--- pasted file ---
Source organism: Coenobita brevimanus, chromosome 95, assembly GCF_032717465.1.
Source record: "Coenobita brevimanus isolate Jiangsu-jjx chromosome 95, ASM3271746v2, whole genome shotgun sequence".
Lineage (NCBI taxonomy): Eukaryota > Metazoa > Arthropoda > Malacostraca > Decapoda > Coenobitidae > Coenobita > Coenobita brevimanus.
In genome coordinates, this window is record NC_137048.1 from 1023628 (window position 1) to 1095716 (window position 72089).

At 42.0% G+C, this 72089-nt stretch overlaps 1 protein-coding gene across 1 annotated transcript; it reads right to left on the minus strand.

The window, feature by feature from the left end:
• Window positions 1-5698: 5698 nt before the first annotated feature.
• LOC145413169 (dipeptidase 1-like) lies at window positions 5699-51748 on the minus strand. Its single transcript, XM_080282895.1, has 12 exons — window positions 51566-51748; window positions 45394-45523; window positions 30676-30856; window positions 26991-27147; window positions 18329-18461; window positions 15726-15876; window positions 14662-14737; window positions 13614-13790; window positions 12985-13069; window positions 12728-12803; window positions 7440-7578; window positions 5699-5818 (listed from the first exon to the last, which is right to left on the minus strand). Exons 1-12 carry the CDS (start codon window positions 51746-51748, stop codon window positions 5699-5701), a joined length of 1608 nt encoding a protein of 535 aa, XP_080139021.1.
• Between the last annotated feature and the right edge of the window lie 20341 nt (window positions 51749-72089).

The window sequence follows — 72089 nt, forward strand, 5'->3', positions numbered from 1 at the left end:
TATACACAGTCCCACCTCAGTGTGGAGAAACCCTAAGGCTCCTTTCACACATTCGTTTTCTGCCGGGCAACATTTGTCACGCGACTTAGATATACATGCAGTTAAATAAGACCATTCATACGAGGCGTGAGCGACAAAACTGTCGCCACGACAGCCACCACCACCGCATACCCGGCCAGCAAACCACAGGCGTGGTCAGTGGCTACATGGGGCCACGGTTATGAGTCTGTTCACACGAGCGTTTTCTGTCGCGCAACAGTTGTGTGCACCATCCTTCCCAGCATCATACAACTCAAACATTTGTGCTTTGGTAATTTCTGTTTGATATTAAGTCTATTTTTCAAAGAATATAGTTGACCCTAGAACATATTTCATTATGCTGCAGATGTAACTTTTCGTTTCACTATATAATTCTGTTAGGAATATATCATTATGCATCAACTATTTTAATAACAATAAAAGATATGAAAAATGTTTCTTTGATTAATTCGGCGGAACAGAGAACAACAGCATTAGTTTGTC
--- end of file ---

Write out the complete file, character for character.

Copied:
Source organism: Coenobita brevimanus, chromosome 95, assembly GCF_032717465.1.
Source record: "Coenobita brevimanus isolate Jiangsu-jjx chromosome 95, ASM3271746v2, whole genome shotgun sequence".
Lineage (NCBI taxonomy): Eukaryota > Metazoa > Arthropoda > Malacostraca > Decapoda > Coenobitidae > Coenobita > Coenobita brevimanus.
In genome coordinates, this window is record NC_137048.1 from 1023628 (window position 1) to 1095716 (window position 72089).

At 42.0% G+C, this 72089-nt stretch overlaps 1 protein-coding gene across 1 annotated transcript; it reads right to left on the minus strand.

The window, feature by feature from the left end:
• Window positions 1-5698: 5698 nt before the first annotated feature.
• LOC145413169 (dipeptidase 1-like) lies at window positions 5699-51748 on the minus strand. Its single transcript, XM_080282895.1, has 12 exons — window positions 51566-51748; window positions 45394-45523; window positions 30676-30856; window positions 26991-27147; window positions 18329-18461; window positions 15726-15876; window positions 14662-14737; window positions 13614-13790; window positions 12985-13069; window positions 12728-12803; window positions 7440-7578; window positions 5699-5818 (listed from the first exon to the last, which is right to left on the minus strand). Exons 1-12 carry the CDS (start codon window positions 51746-51748, stop codon window positions 5699-5701), a joined length of 1608 nt encoding a protein of 535 aa, XP_080139021.1.
• Between the last annotated feature and the right edge of the window lie 20341 nt (window positions 51749-72089).

The window sequence follows — 72089 nt, forward strand, 5'->3', positions numbered from 1 at the left end:
TATACACAGTCCCACCTCAGTGTGGAGAAACCCTAAGGCTCCTTTCACACATTCGTTTTCTGCCGGGCAACATTTGTCACGCGACTTAGATATACATGCAGTTAAATAAGACCATTCATACGAGGCGTGAGCGACAAAACTGTCGCCACGACAGCCACCACCACCGCATACCCGGCCAGCAAACCACAGGCGTGGTCAGTGGCTACATGGGGCCACGGTTATGAGTCTGTTCACACGAGCGTTTTCTGTCGCGCAACAGTTGTGTGCACCATCCTTCCCAGCATCATACAACTCAAACATTTGTGCTTTGGTAATTTCTGTTTGATATTAAGTCTATTTTTCAAAGAATATAGTTGACCCTAGAACATATTTCATTATGCTGCAGATGTAACTTTTCGTTTCACTATATAATTCTGTTAGGAATATATCATTATGCATCAACTATTTTAATAACAATAAAAGATATGAAAAATGTTTCTTTGATTAATTCGGCGGAACAGAGAACAACAGCATTAGTTTGTC